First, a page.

However, those "lazy and shiftless" unemployed constructed hundreds of thousands of roads, streets, and highways; thousands of bridges, parks, public buildings, schools, and hospitals; hundreds of airports, playgrounds, swimming pools, and recreation centers. Millions attended more than one hundred thousand WPA adult education classes. WPA trained personnel operated more than nine thousand community centers and worked in six thousand others. The nation enjoyed the music, plays, and works of art composed by WPA artists.
At the same time, the nation faced overproduction in food and manufacturing.
Recovery in farming was the responsibility of the AAA (Agricultural Adjustment Act), which engaged in soil conservation. But the AAA called for crop reduction rather than using the surplus to feed the hungry.
For solution of the manufacturing crisis the PWA (Public Works Administration) was established. While WPA employed only jobless workers, the PWA hired workers in the open market. Those workers were responsible for water conservation; flood control; reclamation projects; slum clearance; construction of housing, hospitals, schools, and public buildings.
The billions spent by the PWA brought the nation out of the depression, but much more spending was needed to end the unemployment crisis. If fully funded, relief and recovery would have completely solved the immediate crisis that only ended with massive World War II spending.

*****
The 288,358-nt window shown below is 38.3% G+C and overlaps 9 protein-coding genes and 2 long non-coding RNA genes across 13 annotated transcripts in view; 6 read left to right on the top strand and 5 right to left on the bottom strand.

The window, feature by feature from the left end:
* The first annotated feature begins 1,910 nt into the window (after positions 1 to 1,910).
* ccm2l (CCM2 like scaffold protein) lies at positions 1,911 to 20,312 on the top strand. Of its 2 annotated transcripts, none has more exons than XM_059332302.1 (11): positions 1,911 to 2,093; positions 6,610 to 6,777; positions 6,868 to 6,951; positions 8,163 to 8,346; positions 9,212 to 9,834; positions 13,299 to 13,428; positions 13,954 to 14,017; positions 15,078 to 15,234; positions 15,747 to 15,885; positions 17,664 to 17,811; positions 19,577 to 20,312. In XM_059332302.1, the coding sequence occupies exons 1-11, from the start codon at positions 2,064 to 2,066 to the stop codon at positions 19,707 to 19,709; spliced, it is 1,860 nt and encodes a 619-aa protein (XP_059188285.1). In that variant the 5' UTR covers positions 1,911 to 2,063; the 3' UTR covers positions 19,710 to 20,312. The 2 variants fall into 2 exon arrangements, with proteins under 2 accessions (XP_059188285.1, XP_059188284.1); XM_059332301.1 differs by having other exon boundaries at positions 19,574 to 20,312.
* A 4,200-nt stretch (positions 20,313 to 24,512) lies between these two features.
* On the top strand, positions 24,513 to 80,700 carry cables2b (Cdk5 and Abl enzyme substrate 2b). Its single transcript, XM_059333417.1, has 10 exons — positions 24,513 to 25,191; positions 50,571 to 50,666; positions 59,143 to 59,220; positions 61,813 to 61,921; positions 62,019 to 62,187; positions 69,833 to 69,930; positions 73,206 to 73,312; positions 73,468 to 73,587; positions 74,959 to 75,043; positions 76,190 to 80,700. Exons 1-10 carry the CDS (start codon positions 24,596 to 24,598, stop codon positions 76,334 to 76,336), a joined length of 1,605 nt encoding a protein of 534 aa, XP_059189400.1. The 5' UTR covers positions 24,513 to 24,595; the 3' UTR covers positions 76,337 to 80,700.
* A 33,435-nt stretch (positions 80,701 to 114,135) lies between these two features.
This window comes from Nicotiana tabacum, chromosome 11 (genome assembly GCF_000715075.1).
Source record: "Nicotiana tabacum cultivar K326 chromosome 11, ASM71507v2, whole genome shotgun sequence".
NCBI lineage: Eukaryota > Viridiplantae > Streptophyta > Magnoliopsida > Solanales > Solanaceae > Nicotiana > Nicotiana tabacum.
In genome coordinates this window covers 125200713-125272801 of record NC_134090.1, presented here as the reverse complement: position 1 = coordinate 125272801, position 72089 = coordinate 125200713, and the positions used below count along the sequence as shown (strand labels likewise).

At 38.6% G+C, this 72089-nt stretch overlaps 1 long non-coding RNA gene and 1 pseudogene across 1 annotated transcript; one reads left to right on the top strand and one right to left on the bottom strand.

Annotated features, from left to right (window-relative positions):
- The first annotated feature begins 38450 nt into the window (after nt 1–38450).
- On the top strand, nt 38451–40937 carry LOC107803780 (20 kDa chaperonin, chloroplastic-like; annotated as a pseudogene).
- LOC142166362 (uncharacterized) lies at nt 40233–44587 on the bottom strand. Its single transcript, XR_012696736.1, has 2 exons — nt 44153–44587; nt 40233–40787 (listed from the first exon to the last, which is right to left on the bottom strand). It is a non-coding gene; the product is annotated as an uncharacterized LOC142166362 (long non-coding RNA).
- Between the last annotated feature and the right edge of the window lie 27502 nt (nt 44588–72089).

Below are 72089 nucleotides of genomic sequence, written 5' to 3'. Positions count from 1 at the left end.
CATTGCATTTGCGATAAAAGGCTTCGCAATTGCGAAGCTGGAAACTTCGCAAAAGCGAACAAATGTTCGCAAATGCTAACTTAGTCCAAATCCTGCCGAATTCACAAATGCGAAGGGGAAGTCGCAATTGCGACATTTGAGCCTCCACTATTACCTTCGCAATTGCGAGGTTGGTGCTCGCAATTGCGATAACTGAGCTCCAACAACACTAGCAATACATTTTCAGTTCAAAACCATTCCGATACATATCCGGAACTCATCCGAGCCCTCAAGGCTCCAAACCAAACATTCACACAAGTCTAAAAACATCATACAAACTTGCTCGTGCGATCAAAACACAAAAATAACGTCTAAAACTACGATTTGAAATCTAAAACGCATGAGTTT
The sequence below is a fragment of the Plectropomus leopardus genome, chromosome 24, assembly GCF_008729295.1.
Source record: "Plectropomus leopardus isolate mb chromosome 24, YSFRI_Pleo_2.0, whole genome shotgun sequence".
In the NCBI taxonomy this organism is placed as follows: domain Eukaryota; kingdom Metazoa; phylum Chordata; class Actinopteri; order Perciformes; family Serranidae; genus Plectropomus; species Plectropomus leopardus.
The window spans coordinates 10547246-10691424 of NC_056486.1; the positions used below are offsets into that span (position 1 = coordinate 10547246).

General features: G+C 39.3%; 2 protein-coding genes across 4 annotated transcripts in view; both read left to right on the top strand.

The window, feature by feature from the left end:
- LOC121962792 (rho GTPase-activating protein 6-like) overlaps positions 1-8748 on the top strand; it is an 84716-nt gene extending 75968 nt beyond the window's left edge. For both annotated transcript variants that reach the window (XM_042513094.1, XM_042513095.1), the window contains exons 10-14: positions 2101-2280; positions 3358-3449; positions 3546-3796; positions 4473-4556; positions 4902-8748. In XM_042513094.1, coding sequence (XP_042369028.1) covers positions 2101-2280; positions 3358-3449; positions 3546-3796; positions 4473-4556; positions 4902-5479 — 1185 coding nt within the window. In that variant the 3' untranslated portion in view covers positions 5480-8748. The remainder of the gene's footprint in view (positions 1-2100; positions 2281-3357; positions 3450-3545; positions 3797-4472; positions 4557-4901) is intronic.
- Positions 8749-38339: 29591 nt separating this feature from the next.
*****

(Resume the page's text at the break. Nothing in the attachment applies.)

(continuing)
Reforms were needed to correct past failures. To carry out the task of reform the New Deal established various government agencies. The U.S. Housing Authority would provide affordable homes. The Tennessee Valley Authority provided regional development. The Federal Deposit Insurance Corporation protected bank deposits against bank failure. The Securities and Exchange Commission protected investors from fraud. The Wagner Act declared that workers had the right to organize. The wage and hour law established the minimum wage and set a maximum for the workday.
Despite their necessity, Wall Street and Republicans opposed each measure.
Even though job creation was the deciding issue in the November 2010 elections, the party that offered legislation that would have created millions of jobs lost to the party of obstruction.
In the December 2010 Jobs Report AFL-CIO President Richard Trumka wrote, "Without a bold and committed investment in job creation and infrastructure modernization, we will see paltry job growth indefinitely.
The cuts being proposed by Republicans in Washington and around the country including undermining Social Security and Medicare and cutting transportation spending are the wrong remedies at the wrong time and threaten our economic future. We need dramatic action to invest in America and give states and cities breathing room to prevent further layoffs and create jobs. Only then will our economy see the robust and sustained recovery we need to put millions of Americans back to work."
The GOP smear campaign against Democrats contributed to GOP victories in 2010. Republicans claimed that the private sector would create the necessary jobs. However, while waiting for private sector jobs to materialize, the unemployed, the nation, and the economy have other requirements. The New Deal defined those requirements with three R's: Relief, Recovery, and Reform. Most Democrats embrace the modern version of those requirements; the GOP vehemently objects, to the nation's detriment.
After examining the Democratic Party support for and the Republican Party opposition to New Deal (and Stimulus) principles, those workers who did not vote and even those that voted Republican are deluding themselves if they continue to believe that there are no important differences between the two parties.